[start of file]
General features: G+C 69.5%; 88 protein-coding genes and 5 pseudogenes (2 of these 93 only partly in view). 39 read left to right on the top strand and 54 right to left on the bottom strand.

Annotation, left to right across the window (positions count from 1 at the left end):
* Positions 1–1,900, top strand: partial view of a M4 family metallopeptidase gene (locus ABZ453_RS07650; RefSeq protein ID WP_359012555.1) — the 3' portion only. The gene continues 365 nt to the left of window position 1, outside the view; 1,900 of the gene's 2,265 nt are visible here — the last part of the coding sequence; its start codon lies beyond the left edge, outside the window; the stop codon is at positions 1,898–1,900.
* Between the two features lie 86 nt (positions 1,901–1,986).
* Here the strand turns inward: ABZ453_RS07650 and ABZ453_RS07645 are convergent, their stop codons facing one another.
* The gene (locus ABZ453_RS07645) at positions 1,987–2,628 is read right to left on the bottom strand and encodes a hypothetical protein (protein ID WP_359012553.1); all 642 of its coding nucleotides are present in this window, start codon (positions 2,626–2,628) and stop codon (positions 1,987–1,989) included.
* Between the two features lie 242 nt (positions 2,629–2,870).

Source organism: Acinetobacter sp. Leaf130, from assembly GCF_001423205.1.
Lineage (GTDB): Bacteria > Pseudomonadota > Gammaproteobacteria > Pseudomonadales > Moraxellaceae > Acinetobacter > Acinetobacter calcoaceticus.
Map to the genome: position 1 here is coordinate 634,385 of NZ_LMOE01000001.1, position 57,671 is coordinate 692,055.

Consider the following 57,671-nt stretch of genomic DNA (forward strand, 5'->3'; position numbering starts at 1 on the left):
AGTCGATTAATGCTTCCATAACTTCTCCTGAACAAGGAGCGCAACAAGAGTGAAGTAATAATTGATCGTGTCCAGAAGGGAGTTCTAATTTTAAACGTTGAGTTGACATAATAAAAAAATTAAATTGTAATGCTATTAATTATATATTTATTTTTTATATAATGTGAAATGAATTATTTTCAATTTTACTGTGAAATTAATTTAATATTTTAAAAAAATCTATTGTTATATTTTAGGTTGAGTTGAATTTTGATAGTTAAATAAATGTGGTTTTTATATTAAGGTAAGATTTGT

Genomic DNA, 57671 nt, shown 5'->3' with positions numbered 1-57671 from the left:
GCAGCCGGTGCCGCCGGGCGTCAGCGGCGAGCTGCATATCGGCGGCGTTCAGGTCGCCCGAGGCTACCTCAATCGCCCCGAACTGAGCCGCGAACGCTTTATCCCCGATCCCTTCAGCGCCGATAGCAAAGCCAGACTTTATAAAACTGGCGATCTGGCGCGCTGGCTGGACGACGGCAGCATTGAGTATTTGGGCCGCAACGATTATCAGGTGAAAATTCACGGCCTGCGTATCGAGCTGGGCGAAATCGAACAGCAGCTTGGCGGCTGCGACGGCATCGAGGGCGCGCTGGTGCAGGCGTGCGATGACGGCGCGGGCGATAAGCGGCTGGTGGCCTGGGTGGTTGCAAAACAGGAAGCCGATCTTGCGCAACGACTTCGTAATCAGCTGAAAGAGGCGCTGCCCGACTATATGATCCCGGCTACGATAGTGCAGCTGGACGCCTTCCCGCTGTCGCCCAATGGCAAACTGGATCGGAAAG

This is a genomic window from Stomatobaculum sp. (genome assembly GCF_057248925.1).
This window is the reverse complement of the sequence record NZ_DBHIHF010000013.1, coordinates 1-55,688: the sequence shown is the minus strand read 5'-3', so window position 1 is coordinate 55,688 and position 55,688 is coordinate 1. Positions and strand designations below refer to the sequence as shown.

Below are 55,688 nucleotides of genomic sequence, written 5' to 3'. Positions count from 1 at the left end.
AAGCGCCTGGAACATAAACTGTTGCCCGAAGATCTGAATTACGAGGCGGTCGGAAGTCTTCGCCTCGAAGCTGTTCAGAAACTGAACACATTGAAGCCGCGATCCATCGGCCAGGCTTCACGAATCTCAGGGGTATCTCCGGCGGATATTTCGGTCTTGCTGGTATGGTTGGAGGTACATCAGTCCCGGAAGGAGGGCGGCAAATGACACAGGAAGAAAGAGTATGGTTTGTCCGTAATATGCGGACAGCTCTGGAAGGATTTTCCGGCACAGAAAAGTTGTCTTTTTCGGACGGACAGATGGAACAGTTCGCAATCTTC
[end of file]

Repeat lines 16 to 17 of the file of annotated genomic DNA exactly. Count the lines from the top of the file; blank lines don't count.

This window is the reverse complement of the sequence record NZ_DBHIHF010000013.1, coordinates 1-55,688: the sequence shown is the minus strand read 5'-3', so window position 1 is coordinate 55,688 and position 55,688 is coordinate 1. Positions and strand designations below refer to the sequence as shown.

Below are 55,688 nucleotides of genomic sequence, written 5' to 3'. Positions count from 1 at the left end.